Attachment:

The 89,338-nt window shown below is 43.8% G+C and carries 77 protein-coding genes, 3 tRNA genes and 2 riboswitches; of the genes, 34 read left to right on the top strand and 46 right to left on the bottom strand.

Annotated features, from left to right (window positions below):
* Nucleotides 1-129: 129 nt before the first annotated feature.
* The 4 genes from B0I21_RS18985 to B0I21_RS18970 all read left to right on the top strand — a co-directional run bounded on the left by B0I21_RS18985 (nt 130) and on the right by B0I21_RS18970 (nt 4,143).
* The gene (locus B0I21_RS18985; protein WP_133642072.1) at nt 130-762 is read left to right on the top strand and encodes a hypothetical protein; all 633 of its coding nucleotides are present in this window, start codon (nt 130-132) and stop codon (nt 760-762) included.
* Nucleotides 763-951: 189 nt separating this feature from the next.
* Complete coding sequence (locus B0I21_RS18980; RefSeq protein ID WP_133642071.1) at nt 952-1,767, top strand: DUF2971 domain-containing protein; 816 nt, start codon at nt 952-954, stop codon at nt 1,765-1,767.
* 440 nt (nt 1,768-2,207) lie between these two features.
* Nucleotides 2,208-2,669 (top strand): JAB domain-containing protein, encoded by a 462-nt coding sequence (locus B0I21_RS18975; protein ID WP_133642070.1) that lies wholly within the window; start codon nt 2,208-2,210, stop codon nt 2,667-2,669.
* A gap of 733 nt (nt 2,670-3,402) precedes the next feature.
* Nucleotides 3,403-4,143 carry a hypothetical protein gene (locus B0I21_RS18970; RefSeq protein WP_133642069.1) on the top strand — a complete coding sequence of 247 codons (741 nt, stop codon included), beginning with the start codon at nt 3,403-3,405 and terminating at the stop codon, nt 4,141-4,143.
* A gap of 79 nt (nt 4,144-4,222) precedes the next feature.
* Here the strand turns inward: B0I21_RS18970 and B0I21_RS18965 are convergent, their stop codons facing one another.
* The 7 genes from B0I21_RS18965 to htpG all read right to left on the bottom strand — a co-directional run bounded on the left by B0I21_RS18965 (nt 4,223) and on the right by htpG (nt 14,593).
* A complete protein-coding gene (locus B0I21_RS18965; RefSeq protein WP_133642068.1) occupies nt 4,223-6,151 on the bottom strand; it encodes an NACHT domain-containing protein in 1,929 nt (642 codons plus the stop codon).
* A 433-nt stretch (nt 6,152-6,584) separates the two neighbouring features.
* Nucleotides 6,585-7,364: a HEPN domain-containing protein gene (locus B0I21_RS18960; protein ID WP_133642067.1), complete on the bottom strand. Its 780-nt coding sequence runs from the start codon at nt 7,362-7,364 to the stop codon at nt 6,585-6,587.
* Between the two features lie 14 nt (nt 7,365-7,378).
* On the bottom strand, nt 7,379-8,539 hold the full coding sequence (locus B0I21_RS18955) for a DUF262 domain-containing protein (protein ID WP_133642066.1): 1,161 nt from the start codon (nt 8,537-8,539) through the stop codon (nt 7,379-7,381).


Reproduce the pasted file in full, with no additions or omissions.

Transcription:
The 89,338-nt window shown below is 43.8% G+C and carries 77 protein-coding genes, 3 tRNA genes and 2 riboswitches; of the genes, 34 read left to right on the top strand and 46 right to left on the bottom strand.

Annotated features, from left to right (window positions below):
* Nucleotides 1-129: 129 nt before the first annotated feature.
* The 4 genes from B0I21_RS18985 to B0I21_RS18970 all read left to right on the top strand — a co-directional run bounded on the left by B0I21_RS18985 (nt 130) and on the right by B0I21_RS18970 (nt 4,143).
* The gene (locus B0I21_RS18985; protein WP_133642072.1) at nt 130-762 is read left to right on the top strand and encodes a hypothetical protein; all 633 of its coding nucleotides are present in this window, start codon (nt 130-132) and stop codon (nt 760-762) included.
* Nucleotides 763-951: 189 nt separating this feature from the next.
* Complete coding sequence (locus B0I21_RS18980; RefSeq protein ID WP_133642071.1) at nt 952-1,767, top strand: DUF2971 domain-containing protein; 816 nt, start codon at nt 952-954, stop codon at nt 1,765-1,767.
* 440 nt (nt 1,768-2,207) lie between these two features.
* Nucleotides 2,208-2,669 (top strand): JAB domain-containing protein, encoded by a 462-nt coding sequence (locus B0I21_RS18975; protein ID WP_133642070.1) that lies wholly within the window; start codon nt 2,208-2,210, stop codon nt 2,667-2,669.
* A gap of 733 nt (nt 2,670-3,402) precedes the next feature.
* Nucleotides 3,403-4,143 carry a hypothetical protein gene (locus B0I21_RS18970; RefSeq protein WP_133642069.1) on the top strand — a complete coding sequence of 247 codons (741 nt, stop codon included), beginning with the start codon at nt 3,403-3,405 and terminating at the stop codon, nt 4,141-4,143.
* A gap of 79 nt (nt 4,144-4,222) precedes the next feature.
* Here the strand turns inward: B0I21_RS18970 and B0I21_RS18965 are convergent, their stop codons facing one another.
* The 7 genes from B0I21_RS18965 to htpG all read right to left on the bottom strand — a co-directional run bounded on the left by B0I21_RS18965 (nt 4,223) and on the right by htpG (nt 14,593).
* A complete protein-coding gene (locus B0I21_RS18965; RefSeq protein WP_133642068.1) occupies nt 4,223-6,151 on the bottom strand; it encodes an NACHT domain-containing protein in 1,929 nt (642 codons plus the stop codon).
* A 433-nt stretch (nt 6,152-6,584) separates the two neighbouring features.
* Nucleotides 6,585-7,364: a HEPN domain-containing protein gene (locus B0I21_RS18960; protein ID WP_133642067.1), complete on the bottom strand. Its 780-nt coding sequence runs from the start codon at nt 7,362-7,364 to the stop codon at nt 6,585-6,587.
* Between the two features lie 14 nt (nt 7,365-7,378).
* On the bottom strand, nt 7,379-8,539 hold the full coding sequence (locus B0I21_RS18955) for a DUF262 domain-containing protein (protein ID WP_133642066.1): 1,161 nt from the start codon (nt 8,537-8,539) through the stop codon (nt 7,379-7,381).